John: Yes, I mean it's kind of a good news bad news story, depending on how you look at it. The bad news is it means EQC's liability is rising, and we don’t know by exactly how much, but it's hundreds of millions of dollars. Secondly I guess from the good news perspective it may give some more confidence to private reinsurers, and stay engaged with Christchurch. That’s one of the big issues making sure that people actually can get insurance and that’s been quite tricky, depending on your circumstances. Look at the end of the day we don’t really know the total cost of this thing. As I say you know is it 20 billion is it 25 billion, I mean no one's entirely sure. It'll be over a reasonable period of time. All I can say is that the government has a very strong balance sheet. One of the reasons we've worked very hard to not allow debt to blow out, because we need to be able to pay for these things. Budget 2011 as you remember was a zero budget despite being election year, to provision five and a half billion for Christchurch. So look I'm confident we'll get through it.

Petra: Finally on a different note, will you consider releasing Jean Hubbard from statutory management after the developments over the weekend?

John: Don’t know the answer to that. I'm gonna get an update at Cabinet. I mean basically what's happening from here is that the Minister who has responsibility for that, Simon Power, I know met with Crown Law over the weekend. We need to work our way through those issues, and see what sort of happens next.

Petra: Is that a possibility though for her to be released?

John: I don’t really know. I didn’t have any advice on that yesterday afternoon when I was talking to Simon. I mean it's again quite a complex issue there. Our deepest sympathies obviously go with the Hubbard family, it's a very difficult time for them, but you'll appreciate that there's also an awful lot of taxpayers' money involved here, and we are trying to protect the interests of the New Zealand taxpayer. Now, whether that position has changed effectively in terms of the necessity for statutory management, because of the tragedy of the accident on Friday night, I'll have a bit more information about that this afternoon

Petra: Prime Minister John Key, thanks for your time and all the best for the Cabinet Meeting in Christchurch today.

PHIL GOFF interviewed by PETRA BAGUST (6th Sept)


Petra: It's a year since the first quake in Christchurch which devastated much of the city and surrounding suburbs. So is the region on track for getting back on its feet again. Joining me now is Labour Leader, good morning Phil. There seems to be an issue and no doubt you heard Corin's chat with Roger Sutton, that the insurance companies, if you can't get insurance for a new building you're not going to rebuild. Does the government need to step in and do something? What would Labour do?

Phil: Well I think Corin's right. If there's a market failure and the insurance companies aren’t doing anything about it, and the rebuilding process simply isn't getting underway, then the government's gotta look at how it can intervene to deal with that market failure.

Petra: So we've be potentially talking about a public private partnership, is that something you'd be in favour of?

Phil: Well I think you know they’ve got all the information and unfortunately that information isn't being shared with us. But what we'd imagine is that the government would be able maybe to be the insurer of last resort, just to get over that period of time. You're talking not about building on ground that’s risky but building in the areas that are zoned green. But there's an enormous amount of frustration that I noticed when I was down there over the weekend, about the slowness with which everything is happening. There's concern about you know the lack of training, that you know here we are a year out from the earthquake. I welcome the 500 extra training positions, but the industry's telling me that it needs 30,000 people and Canterbury people were telling me why have we got 10,500 young people unemployed in Canterbury but will be importing most of our skilled labour? So there's some planning aspects too that you'd expect the government to be involved in, in a more hands on way.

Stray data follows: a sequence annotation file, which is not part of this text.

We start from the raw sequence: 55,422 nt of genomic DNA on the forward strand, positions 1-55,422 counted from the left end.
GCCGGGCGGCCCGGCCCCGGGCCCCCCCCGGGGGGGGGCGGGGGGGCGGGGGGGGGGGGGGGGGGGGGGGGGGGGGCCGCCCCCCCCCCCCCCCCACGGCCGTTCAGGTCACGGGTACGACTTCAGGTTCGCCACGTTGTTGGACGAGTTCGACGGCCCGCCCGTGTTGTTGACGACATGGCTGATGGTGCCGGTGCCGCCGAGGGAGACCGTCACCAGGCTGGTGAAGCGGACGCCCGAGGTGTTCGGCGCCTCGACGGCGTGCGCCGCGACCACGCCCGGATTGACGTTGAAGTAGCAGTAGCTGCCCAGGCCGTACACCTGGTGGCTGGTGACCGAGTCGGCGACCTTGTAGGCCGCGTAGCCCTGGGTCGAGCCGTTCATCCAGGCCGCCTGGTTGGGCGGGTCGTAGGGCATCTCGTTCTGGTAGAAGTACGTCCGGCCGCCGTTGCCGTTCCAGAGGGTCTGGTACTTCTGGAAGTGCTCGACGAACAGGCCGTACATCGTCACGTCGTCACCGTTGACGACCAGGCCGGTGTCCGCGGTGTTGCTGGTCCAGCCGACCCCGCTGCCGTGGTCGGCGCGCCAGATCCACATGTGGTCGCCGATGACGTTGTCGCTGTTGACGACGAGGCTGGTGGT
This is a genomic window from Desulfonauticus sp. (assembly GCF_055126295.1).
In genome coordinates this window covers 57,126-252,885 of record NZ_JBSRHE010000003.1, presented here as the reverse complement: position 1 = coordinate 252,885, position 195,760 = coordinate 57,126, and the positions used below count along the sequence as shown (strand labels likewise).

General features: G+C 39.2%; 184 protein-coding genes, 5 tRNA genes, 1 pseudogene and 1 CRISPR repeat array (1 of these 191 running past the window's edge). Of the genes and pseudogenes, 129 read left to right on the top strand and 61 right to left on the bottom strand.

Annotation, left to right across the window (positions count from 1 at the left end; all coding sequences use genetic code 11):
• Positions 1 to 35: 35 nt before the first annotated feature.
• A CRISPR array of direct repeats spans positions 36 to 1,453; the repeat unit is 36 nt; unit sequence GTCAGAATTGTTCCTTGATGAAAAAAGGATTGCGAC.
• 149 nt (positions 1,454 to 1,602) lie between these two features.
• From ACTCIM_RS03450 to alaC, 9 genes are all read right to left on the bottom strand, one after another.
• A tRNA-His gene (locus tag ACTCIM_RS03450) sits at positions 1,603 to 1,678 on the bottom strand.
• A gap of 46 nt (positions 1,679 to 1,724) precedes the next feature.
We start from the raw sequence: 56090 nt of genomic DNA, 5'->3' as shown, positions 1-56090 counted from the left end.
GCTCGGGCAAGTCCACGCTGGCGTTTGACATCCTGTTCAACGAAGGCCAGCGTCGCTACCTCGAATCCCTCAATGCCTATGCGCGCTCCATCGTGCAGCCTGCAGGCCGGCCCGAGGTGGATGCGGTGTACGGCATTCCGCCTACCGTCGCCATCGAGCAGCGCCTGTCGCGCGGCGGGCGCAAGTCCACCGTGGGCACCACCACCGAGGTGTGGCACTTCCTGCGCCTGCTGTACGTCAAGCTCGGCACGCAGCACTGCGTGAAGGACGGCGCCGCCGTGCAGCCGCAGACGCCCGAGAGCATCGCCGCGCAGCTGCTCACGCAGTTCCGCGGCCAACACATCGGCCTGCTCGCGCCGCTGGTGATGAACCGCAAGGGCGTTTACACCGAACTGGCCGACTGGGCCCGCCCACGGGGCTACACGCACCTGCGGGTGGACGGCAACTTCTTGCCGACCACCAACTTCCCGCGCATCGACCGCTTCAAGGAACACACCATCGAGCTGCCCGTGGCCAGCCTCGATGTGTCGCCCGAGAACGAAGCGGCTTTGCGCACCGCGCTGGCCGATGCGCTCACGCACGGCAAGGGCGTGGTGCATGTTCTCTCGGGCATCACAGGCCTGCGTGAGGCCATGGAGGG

Petra: So what would Labour do?

Phil: Well I think there's a number of things that need to be done. I mean on the down side I think it was really unfortunate that people had their expectations raised, that if they'd spent $60,000 on renovating their kitchen or their bathroom, they'd be compensated for that. The Minister promised them that and then he said look he can't deliver. Well maybe he can't deliver but in that case the promise shouldn’t have been made. So let's set expectations realistically. You can't do everything. But let's get the government in to make sure that that land development's happening, that we can stagger the start of the new building, so there's not a huge bottleneck, that we should have had a lot more training happening now so Cantabrians can rebuild their own city. And the other thing I'd just mention is people were really frustrated that they're not getting the geotechnical information that the Minister has, to know what they should be doing about their home if they're in a dodgy area.

Petra: Right, so you're saying if it's bad news just tell the people and trust them to be able to handle it?

Phil: Well I think Clayton Cosgrove has said that, you know tell the people, trust the people, give people the maximum information that you’ve got available. They’ve got a right to that information, it's their lives we're talking about. Canterbury people have been remarkably resilient but they do need a helping hand, and they do need that information.

Petra: Alright, Chris Carter's valedictory speech in parliament today, are you looking forward to that?

Phil: Oh look I probably won’t be there, I've got a fairly busy afternoon. He's going off to start a new career, good luck to him in that.

Petra: Alright, Phil Goff Labour Leader thanks for joining us this morning

ENDS